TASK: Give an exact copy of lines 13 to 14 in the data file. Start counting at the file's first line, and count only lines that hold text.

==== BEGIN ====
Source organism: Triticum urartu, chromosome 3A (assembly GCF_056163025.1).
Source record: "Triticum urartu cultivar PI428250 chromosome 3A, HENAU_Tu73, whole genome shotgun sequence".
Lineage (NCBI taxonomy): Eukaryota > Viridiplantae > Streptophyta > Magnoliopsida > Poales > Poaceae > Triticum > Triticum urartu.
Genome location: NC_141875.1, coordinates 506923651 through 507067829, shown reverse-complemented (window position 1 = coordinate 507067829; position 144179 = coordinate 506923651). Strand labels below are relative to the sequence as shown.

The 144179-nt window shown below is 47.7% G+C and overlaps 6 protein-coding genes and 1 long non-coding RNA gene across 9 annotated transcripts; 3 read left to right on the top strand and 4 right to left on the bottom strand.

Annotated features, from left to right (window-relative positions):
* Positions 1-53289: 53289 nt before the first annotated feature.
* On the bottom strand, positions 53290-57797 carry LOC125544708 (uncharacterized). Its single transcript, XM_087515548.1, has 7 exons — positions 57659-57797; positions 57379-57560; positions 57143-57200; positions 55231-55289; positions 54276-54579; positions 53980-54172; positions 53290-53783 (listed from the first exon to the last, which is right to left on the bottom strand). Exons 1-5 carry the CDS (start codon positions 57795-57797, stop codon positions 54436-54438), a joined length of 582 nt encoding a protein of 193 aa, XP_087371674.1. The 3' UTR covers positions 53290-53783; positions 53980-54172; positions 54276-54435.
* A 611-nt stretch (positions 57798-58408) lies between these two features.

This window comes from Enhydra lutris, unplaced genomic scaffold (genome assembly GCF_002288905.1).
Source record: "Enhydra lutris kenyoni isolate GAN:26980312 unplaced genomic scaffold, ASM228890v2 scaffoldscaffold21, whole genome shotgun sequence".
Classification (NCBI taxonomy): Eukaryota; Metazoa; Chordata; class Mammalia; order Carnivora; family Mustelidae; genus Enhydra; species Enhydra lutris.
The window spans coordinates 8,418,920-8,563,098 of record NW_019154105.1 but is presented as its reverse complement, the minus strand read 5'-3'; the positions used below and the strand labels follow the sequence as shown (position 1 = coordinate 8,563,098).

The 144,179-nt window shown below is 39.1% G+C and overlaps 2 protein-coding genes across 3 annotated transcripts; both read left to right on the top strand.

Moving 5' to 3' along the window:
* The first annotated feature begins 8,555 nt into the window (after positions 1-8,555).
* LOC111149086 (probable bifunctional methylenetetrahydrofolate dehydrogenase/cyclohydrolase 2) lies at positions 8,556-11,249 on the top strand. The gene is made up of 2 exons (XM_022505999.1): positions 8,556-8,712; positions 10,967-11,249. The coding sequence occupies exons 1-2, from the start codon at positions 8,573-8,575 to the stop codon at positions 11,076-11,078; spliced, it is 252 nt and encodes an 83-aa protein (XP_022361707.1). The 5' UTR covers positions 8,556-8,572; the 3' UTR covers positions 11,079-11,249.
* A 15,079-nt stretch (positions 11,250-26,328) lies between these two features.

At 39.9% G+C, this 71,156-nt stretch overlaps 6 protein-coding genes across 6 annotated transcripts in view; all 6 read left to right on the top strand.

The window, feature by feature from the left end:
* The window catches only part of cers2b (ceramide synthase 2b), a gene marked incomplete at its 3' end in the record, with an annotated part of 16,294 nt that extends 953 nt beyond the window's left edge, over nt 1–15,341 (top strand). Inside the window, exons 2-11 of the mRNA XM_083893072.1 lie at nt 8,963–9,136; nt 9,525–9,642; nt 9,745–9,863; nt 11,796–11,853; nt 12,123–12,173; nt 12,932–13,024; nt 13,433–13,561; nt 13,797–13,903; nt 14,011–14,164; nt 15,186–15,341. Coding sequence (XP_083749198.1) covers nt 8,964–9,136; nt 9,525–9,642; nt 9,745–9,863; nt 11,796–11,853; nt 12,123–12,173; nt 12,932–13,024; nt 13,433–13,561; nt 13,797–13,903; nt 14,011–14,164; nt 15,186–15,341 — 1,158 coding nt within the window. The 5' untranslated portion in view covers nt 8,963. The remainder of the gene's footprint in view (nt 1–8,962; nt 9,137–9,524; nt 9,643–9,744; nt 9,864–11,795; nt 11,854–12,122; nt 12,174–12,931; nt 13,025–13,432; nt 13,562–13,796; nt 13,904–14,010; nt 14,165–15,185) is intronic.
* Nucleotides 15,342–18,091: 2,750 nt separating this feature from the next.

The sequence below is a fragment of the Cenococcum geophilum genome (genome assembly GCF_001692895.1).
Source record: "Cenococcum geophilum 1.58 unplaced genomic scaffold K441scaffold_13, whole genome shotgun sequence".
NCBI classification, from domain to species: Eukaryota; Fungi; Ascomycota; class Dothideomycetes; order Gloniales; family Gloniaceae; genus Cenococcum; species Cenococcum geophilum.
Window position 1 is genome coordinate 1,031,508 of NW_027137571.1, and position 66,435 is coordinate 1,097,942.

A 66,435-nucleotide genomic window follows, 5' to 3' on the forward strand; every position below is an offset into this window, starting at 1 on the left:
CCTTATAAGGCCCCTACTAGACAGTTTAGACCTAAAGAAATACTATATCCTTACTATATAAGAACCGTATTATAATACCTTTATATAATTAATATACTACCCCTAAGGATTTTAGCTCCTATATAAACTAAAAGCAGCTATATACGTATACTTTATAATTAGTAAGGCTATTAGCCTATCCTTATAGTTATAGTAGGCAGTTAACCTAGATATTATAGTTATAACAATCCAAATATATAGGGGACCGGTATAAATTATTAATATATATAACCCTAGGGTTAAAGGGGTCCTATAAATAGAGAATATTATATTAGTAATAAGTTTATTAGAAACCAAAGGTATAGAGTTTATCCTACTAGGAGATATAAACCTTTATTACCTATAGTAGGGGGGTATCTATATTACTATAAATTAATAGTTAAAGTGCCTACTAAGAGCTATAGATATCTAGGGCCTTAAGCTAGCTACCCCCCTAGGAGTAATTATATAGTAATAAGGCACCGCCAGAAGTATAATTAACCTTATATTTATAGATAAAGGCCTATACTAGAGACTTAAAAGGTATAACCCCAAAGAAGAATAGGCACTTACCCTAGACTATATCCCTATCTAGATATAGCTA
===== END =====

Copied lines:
The window spans coordinates 8,418,920-8,563,098 of record NW_019154105.1 but is presented as its reverse complement, the minus strand read 5'-3'; the positions used below and the strand labels follow the sequence as shown (position 1 = coordinate 8,563,098).

The 144,179-nt window shown below is 39.1% G+C and overlaps 2 protein-coding genes across 3 annotated transcripts; both read left to right on the top strand.